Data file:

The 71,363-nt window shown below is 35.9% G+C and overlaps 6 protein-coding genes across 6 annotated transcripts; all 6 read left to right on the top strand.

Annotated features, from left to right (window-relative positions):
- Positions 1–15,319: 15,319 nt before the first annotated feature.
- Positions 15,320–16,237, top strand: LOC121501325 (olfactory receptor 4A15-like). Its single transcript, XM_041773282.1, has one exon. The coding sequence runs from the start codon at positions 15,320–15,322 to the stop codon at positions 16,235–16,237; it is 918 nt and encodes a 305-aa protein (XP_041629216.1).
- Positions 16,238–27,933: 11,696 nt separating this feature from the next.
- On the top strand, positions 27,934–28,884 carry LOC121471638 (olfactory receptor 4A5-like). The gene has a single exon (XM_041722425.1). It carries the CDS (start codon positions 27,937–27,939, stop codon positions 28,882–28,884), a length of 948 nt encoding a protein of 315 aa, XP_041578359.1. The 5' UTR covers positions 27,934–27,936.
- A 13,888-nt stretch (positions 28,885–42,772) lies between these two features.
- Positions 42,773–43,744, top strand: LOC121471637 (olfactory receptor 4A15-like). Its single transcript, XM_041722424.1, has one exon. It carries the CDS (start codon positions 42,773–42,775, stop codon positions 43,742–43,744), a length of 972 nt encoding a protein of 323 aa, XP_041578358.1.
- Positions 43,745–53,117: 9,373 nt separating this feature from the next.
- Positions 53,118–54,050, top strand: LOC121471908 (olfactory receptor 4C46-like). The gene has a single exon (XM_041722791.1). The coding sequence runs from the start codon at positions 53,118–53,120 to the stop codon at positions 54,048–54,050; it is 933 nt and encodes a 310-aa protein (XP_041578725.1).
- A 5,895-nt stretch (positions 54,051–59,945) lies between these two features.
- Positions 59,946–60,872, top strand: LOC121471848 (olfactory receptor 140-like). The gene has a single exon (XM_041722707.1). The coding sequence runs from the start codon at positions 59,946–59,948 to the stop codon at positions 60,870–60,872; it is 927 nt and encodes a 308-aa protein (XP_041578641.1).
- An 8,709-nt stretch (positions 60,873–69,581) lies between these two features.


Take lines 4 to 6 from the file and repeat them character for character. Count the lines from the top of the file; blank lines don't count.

- Positions 15,320–16,237, top strand: LOC121501325 (olfactory receptor 4A15-like). Its single transcript, XM_041773282.1, has one exon. The coding sequence runs from the start codon at positions 15,320–15,322 to the stop codon at positions 16,235–16,237; it is 918 nt and encodes a 305-aa protein (XP_041629216.1).
- Positions 16,238–27,933: 11,696 nt separating this feature from the next.
- On the top strand, positions 27,934–28,884 carry LOC121471638 (olfactory receptor 4A5-like). The gene has a single exon (XM_041722425.1). It carries the CDS (start codon positions 27,937–27,939, stop codon positions 28,882–28,884), a length of 948 nt encoding a protein of 315 aa, XP_041578359.1. The 5' UTR covers positions 27,934–27,936.